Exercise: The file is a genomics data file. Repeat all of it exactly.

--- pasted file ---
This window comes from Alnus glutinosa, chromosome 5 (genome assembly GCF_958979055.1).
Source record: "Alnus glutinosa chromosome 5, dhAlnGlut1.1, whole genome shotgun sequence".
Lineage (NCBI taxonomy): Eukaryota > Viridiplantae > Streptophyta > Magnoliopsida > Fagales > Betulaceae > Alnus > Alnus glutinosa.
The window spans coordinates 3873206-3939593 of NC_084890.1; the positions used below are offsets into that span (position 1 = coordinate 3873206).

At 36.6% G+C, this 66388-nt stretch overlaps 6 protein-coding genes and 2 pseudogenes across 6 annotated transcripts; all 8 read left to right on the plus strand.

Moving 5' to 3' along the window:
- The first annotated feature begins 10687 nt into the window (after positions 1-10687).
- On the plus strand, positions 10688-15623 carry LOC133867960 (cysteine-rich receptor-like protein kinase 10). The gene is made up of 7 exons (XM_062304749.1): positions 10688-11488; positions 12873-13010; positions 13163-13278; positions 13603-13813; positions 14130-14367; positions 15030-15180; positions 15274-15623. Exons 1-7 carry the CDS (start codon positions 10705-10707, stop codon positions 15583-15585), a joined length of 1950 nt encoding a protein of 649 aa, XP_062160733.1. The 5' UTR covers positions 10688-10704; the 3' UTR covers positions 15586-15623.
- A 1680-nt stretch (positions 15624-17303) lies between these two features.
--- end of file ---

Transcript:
This window comes from Alnus glutinosa, chromosome 5 (genome assembly GCF_958979055.1).
Source record: "Alnus glutinosa chromosome 5, dhAlnGlut1.1, whole genome shotgun sequence".
Lineage (NCBI taxonomy): Eukaryota > Viridiplantae > Streptophyta > Magnoliopsida > Fagales > Betulaceae > Alnus > Alnus glutinosa.
The window spans coordinates 3873206-3939593 of NC_084890.1; the positions used below are offsets into that span (position 1 = coordinate 3873206).

At 36.6% G+C, this 66388-nt stretch overlaps 6 protein-coding genes and 2 pseudogenes across 6 annotated transcripts; all 8 read left to right on the plus strand.

Moving 5' to 3' along the window:
- The first annotated feature begins 10687 nt into the window (after positions 1-10687).
- On the plus strand, positions 10688-15623 carry LOC133867960 (cysteine-rich receptor-like protein kinase 10). The gene is made up of 7 exons (XM_062304749.1): positions 10688-11488; positions 12873-13010; positions 13163-13278; positions 13603-13813; positions 14130-14367; positions 15030-15180; positions 15274-15623. Exons 1-7 carry the CDS (start codon positions 10705-10707, stop codon positions 15583-15585), a joined length of 1950 nt encoding a protein of 649 aa, XP_062160733.1. The 5' UTR covers positions 10688-10704; the 3' UTR covers positions 15586-15623.
- A 1680-nt stretch (positions 15624-17303) lies between these two features.